Article 38 (1) states in part that parliamentarians are not bound to any directions or orders, but only obligated to follow their own conscience. The argument here is that the amounts of money involved are so incalculable that the parliament is essentially binding future parliaments to certain budgetary constraints, thus emptying this article of any content. While this argument has something going for it, it also entails an obvious counter-argument, namely that all parliamentary decisions have ramifications for future parliamentary decisions.
Article 14 of the German constitution protects property. The complainants’ argument here is that a separate part of the recovery plan – purchasing the bonds of nations in crisis via the European Central Bank – will undermine the stability of the euro, allegedly injuring the complainants in their right to property and contravening article 88 of the constitution, which states that the ECB is obligated to maintain price stability.
However, arguments concerning price stability have failed in the past. In the present case, it is likely the court will decide that whether or not the euro will be undermined via the ECB’s bond purchases does not lie within its jurisdiction, because the court may only decide on the constitutionality of laws, and not generally on their efficacy.
The German government has decided to give the loan guarantees precisely in an attempt to maintain price stability. Only if the complainants are able to make an overwhelming case for their point of view is the court likely to consider seriously the efficacy of the government’s measures.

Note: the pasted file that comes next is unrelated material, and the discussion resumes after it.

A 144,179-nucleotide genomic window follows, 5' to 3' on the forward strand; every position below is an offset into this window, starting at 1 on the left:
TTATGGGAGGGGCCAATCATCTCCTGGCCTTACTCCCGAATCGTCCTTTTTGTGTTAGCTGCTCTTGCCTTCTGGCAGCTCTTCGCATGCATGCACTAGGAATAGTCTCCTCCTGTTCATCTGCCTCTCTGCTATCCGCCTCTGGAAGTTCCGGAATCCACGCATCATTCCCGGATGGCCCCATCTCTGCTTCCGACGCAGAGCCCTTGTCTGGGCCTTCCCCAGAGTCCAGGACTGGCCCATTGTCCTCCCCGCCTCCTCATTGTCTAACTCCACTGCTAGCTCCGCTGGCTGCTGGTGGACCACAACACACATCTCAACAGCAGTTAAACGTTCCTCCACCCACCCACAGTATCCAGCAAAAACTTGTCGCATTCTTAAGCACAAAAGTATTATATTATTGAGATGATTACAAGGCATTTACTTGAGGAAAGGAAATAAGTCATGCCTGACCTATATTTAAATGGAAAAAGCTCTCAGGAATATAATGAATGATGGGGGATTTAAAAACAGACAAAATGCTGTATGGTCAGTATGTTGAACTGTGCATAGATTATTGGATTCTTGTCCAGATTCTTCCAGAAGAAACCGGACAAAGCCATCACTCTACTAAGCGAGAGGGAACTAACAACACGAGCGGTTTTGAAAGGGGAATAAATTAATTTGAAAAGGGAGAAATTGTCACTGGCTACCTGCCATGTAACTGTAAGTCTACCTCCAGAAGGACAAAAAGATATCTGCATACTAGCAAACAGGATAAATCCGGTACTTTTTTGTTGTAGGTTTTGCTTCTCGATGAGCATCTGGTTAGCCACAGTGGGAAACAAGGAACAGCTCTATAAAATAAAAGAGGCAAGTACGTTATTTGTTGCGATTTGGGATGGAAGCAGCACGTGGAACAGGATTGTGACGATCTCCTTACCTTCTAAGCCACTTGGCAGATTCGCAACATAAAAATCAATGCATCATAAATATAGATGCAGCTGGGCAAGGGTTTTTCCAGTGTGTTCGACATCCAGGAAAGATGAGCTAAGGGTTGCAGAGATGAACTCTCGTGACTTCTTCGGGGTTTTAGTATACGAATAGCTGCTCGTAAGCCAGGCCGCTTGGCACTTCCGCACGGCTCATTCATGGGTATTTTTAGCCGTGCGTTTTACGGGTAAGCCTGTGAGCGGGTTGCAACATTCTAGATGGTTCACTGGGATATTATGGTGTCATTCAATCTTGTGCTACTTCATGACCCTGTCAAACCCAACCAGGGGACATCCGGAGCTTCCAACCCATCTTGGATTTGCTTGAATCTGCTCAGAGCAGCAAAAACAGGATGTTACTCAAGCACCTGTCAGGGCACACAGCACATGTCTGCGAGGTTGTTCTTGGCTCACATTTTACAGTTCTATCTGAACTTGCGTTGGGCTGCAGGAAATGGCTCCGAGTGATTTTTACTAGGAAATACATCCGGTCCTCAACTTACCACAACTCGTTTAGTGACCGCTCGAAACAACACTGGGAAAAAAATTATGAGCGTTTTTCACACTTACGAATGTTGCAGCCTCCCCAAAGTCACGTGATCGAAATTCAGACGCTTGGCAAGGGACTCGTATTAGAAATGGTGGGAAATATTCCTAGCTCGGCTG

Due to the apparent weakness of the case, overwhelming legal opinion in Germany is that it is destined to fail. The only other possibility is a severe worsening of the financial situation to the point where it becomes extremely obvious the stability mechanisms cannot succeed. The court’s initial decision on the temporary injunction occurred in regards to Greece. Since then Ireland has come in for a bailout; it looks likely this will be followed by Portugal and possibly Spain.
Even in that event, it is unlikely that the court will decide the complainants’ rights protect them from bad governmental decisions (if they were to do so it would be a watershed moment in German jurisprudence) and equally unlikely European politicians will completely abandon the euro project for which they have shed so much blood, sweat and tears over decades. They may choose instead to temporarily suspend certain states from the currency or begin a major crackdown on financial speculation.
In any event, the court will be aware of the ramifications of its decision. Any impact on German legal scholarship pales in comparison to that it will have on Ireland’s economic future.